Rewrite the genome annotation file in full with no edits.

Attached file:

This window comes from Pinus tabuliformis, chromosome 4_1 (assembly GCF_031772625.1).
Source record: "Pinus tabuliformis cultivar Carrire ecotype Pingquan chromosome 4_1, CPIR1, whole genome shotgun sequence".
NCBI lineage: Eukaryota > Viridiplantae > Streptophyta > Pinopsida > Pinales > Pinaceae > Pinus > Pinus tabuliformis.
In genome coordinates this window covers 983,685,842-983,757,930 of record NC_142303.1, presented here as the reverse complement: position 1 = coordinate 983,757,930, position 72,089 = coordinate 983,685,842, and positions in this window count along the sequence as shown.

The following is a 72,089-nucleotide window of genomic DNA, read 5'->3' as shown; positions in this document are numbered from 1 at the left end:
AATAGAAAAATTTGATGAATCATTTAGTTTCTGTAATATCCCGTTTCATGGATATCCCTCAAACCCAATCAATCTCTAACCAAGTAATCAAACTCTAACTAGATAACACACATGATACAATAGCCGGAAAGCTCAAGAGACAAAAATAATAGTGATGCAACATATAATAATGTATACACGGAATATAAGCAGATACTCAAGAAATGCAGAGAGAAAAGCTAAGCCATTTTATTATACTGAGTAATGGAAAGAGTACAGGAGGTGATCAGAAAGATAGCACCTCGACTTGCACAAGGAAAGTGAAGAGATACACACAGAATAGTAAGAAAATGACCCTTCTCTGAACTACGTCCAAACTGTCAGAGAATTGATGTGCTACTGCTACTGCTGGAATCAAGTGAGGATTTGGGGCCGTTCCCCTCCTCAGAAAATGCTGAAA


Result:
This window comes from Pinus tabuliformis, chromosome 4_1 (assembly GCF_031772625.1).
Source record: "Pinus tabuliformis cultivar Carrire ecotype Pingquan chromosome 4_1, CPIR1, whole genome shotgun sequence".
NCBI lineage: Eukaryota > Viridiplantae > Streptophyta > Pinopsida > Pinales > Pinaceae > Pinus > Pinus tabuliformis.
In genome coordinates this window covers 983,685,842-983,757,930 of record NC_142303.1, presented here as the reverse complement: position 1 = coordinate 983,757,930, position 72,089 = coordinate 983,685,842, and positions in this window count along the sequence as shown.

The following is a 72,089-nucleotide window of genomic DNA, read 5'->3' as shown; positions in this document are numbered from 1 at the left end:
AATAGAAAAATTTGATGAATCATTTAGTTTCTGTAATATCCCGTTTCATGGATATCCCTCAAACCCAATCAATCTCTAACCAAGTAATCAAACTCTAACTAGATAACACACATGATACAATAGCCGGAAAGCTCAAGAGACAAAAATAATAGTGATGCAACATATAATAATGTATACACGGAATATAAGCAGATACTCAAGAAATGCAGAGAGAAAAGCTAAGCCATTTTATTATACTGAGTAATGGAAAGAGTACAGGAGGTGATCAGAAAGATAGCACCTCGACTTGCACAAGGAAAGTGAAGAGATACACACAGAATAGTAAGAAAATGACCCTTCTCTGAACTACGTCCAAACTGTCAGAGAATTGATGTGCTACTGCTACTGCTGGAATCAAGTGAGGATTTGGGGCCGTTCCCCTCCTCAGAAAATGCTGAAA